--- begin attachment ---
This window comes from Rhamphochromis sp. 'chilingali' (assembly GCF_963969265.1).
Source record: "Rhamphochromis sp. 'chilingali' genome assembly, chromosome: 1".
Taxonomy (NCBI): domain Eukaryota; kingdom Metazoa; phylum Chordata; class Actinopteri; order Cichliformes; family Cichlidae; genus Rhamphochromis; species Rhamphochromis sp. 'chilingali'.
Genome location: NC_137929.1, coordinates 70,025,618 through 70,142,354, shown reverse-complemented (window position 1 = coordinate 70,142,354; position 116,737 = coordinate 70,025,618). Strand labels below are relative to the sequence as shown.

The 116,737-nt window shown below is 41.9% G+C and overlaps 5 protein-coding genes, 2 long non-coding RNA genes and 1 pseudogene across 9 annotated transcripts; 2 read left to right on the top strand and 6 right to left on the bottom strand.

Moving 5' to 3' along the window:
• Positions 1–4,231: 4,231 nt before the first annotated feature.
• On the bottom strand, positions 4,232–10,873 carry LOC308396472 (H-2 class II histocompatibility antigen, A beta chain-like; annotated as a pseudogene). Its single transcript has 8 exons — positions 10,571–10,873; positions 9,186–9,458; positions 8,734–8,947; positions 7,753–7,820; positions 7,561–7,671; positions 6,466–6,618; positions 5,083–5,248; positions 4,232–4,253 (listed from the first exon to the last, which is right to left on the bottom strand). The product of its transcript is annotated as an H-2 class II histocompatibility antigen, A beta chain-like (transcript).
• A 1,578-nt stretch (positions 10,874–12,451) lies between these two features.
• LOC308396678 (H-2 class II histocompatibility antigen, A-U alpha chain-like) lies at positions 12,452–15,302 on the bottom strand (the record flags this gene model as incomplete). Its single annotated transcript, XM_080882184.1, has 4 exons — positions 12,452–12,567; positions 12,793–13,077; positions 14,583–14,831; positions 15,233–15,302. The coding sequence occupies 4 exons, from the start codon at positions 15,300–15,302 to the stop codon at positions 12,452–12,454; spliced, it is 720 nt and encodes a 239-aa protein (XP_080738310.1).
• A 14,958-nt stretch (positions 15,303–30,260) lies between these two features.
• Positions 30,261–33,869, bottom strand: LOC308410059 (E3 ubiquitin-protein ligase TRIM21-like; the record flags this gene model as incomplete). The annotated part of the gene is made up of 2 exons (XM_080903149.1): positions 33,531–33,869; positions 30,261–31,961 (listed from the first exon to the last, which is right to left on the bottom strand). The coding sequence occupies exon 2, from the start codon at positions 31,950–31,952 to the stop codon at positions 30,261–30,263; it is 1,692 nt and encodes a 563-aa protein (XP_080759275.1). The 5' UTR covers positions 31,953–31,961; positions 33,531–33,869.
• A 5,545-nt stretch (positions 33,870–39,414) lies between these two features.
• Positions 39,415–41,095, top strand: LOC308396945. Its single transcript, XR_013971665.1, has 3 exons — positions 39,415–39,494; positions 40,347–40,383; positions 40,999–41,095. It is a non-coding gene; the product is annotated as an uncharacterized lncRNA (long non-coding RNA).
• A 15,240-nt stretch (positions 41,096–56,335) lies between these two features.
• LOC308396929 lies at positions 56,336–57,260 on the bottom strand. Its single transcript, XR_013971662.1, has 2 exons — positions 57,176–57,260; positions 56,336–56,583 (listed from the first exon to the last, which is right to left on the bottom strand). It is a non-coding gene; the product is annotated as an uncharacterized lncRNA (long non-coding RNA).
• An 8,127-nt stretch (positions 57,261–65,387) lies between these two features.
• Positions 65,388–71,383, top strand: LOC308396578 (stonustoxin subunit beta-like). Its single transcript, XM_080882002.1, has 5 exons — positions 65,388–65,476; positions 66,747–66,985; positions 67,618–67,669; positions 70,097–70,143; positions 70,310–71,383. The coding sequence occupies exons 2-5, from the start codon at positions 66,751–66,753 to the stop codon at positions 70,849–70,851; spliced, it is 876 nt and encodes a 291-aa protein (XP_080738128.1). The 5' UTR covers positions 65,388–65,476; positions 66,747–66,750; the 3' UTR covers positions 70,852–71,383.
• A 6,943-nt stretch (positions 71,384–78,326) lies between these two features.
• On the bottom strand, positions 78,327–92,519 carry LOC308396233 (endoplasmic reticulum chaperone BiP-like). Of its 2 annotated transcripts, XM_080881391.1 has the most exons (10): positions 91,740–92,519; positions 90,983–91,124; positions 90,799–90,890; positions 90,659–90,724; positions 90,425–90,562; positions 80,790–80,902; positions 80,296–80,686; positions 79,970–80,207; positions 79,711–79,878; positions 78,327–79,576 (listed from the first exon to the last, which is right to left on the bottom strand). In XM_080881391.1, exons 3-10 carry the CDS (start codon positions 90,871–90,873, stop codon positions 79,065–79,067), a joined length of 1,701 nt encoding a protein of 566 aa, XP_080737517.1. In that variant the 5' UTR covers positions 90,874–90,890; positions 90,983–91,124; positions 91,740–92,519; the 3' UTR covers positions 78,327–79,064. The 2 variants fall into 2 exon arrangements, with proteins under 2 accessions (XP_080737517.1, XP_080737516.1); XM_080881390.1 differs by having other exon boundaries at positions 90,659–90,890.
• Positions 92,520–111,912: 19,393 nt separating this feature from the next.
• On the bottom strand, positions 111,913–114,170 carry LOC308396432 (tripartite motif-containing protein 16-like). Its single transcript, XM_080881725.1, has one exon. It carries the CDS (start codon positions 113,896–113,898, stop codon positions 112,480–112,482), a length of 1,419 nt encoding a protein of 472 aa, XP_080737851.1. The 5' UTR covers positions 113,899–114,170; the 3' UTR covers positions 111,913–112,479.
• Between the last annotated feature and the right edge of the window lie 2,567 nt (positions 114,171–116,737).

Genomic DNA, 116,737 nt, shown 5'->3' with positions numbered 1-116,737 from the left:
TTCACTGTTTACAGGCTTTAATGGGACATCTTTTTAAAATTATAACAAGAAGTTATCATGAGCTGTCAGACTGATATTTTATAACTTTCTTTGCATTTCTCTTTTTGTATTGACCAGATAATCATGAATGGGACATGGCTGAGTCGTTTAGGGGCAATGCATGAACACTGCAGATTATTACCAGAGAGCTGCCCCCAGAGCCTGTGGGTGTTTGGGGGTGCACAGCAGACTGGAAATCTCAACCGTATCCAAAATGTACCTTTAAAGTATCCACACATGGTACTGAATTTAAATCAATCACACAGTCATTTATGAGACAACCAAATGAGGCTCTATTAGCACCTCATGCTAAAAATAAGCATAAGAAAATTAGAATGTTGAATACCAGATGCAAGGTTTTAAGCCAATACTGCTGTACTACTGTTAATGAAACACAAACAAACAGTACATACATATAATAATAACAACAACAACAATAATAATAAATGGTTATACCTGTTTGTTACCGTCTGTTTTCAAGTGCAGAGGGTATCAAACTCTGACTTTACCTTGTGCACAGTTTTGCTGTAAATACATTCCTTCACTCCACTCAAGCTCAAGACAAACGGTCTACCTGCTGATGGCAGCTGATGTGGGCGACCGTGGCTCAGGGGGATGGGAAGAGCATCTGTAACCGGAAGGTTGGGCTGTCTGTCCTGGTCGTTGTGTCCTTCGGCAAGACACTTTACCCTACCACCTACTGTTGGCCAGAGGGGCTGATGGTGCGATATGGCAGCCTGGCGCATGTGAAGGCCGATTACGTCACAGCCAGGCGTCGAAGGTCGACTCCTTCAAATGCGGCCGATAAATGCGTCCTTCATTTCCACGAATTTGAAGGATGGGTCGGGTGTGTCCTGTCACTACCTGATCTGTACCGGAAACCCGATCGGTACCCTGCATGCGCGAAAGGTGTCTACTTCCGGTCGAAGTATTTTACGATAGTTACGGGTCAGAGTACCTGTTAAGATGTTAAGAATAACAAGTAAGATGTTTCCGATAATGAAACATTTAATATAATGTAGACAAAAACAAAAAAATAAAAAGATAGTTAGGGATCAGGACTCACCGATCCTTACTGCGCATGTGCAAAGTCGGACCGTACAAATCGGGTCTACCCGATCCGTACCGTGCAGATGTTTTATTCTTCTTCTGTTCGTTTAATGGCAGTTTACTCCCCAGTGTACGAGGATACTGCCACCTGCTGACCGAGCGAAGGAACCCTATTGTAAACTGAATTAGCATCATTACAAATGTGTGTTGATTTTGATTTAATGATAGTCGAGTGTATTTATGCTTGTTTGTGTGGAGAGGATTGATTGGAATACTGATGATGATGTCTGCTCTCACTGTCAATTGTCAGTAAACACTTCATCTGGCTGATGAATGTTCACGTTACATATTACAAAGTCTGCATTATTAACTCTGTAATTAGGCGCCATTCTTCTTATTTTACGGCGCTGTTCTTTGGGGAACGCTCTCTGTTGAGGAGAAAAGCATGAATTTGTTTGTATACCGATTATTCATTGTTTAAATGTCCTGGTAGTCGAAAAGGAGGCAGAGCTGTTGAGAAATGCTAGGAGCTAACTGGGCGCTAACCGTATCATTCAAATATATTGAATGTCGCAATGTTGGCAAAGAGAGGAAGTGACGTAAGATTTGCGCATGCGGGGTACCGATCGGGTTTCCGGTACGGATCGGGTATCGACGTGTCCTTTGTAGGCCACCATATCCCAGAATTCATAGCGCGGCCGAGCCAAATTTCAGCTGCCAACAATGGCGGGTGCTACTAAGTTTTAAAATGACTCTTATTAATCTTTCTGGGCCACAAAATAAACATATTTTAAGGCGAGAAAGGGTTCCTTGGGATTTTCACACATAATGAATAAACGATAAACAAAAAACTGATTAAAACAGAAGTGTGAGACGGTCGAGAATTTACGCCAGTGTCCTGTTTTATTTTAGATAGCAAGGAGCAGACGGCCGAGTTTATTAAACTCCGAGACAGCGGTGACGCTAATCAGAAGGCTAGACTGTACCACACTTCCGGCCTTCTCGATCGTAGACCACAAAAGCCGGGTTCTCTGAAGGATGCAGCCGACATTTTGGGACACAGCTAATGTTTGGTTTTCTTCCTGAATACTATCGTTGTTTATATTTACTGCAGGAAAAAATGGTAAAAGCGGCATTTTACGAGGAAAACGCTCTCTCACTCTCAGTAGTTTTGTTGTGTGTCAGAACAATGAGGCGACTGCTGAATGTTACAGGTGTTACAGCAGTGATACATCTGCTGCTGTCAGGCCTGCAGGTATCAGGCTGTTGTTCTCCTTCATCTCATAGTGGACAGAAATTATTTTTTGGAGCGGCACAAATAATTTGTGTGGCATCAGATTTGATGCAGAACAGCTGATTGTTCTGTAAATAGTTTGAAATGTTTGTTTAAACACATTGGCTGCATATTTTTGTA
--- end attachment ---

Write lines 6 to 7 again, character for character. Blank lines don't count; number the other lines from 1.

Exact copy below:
Moving 5' to 3' along the window:
• Positions 1–4,231: 4,231 nt before the first annotated feature.